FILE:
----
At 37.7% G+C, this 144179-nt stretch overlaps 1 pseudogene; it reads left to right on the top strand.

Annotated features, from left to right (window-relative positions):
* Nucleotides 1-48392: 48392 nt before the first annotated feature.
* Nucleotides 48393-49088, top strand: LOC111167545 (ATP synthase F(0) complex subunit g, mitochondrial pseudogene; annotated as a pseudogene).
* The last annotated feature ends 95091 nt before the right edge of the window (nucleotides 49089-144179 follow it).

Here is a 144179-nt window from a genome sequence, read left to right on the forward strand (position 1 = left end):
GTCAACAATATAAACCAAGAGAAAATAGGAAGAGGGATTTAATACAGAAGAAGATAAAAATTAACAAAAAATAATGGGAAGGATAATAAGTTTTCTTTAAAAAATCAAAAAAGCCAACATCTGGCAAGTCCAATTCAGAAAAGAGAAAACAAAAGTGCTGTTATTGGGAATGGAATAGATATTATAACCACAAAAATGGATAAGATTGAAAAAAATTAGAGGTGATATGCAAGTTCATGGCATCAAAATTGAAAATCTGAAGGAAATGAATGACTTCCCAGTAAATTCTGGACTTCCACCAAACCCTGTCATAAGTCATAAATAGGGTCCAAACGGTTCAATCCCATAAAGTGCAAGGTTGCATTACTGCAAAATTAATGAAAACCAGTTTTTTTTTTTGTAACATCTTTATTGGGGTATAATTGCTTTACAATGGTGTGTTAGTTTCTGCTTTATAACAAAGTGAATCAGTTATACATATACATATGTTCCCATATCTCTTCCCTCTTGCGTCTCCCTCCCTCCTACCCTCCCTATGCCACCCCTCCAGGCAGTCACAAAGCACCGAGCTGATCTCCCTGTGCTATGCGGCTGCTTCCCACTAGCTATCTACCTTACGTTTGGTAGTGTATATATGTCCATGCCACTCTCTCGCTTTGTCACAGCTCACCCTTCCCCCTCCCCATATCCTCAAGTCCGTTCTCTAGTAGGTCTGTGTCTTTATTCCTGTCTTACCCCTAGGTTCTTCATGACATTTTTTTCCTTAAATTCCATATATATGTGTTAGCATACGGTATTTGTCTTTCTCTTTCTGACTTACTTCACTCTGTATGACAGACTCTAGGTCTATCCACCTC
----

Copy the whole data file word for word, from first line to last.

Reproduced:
At 37.7% G+C, this 144179-nt stretch overlaps 1 pseudogene; it reads left to right on the top strand.

Annotated features, from left to right (window-relative positions):
* Nucleotides 1-48392: 48392 nt before the first annotated feature.
* Nucleotides 48393-49088, top strand: LOC111167545 (ATP synthase F(0) complex subunit g, mitochondrial pseudogene; annotated as a pseudogene).
* The last annotated feature ends 95091 nt before the right edge of the window (nucleotides 49089-144179 follow it).

Here is a 144179-nt window from a genome sequence, read left to right on the forward strand (position 1 = left end):
GTCAACAATATAAACCAAGAGAAAATAGGAAGAGGGATTTAATACAGAAGAAGATAAAAATTAACAAAAAATAATGGGAAGGATAATAAGTTTTCTTTAAAAAATCAAAAAAGCCAACATCTGGCAAGTCCAATTCAGAAAAGAGAAAACAAAAGTGCTGTTATTGGGAATGGAATAGATATTATAACCACAAAAATGGATAAGATTGAAAAAAATTAGAGGTGATATGCAAGTTCATGGCATCAAAATTGAAAATCTGAAGGAAATGAATGACTTCCCAGTAAATTCTGGACTTCCACCAAACCCTGTCATAAGTCATAAATAGGGTCCAAACGGTTCAATCCCATAAAGTGCAAGGTTGCATTACTGCAAAATTAATGAAAACCAGTTTTTTTTTTTGTAACATCTTTATTGGGGTATAATTGCTTTACAATGGTGTGTTAGTTTCTGCTTTATAACAAAGTGAATCAGTTATACATATACATATGTTCCCATATCTCTTCCCTCTTGCGTCTCCCTCCCTCCTACCCTCCCTATGCCACCCCTCCAGGCAGTCACAAAGCACCGAGCTGATCTCCCTGTGCTATGCGGCTGCTTCCCACTAGCTATCTACCTTACGTTTGGTAGTGTATATATGTCCATGCCACTCTCTCGCTTTGTCACAGCTCACCCTTCCCCCTCCCCATATCCTCAAGTCCGTTCTCTAGTAGGTCTGTGTCTTTATTCCTGTCTTACCCCTAGGTTCTTCATGACATTTTTTTCCTTAAATTCCATATATATGTGTTAGCATACGGTATTTGTCTTTCTCTTTCTGACTTACTTCACTCTGTATGACAGACTCTAGGTCTATCCACCTC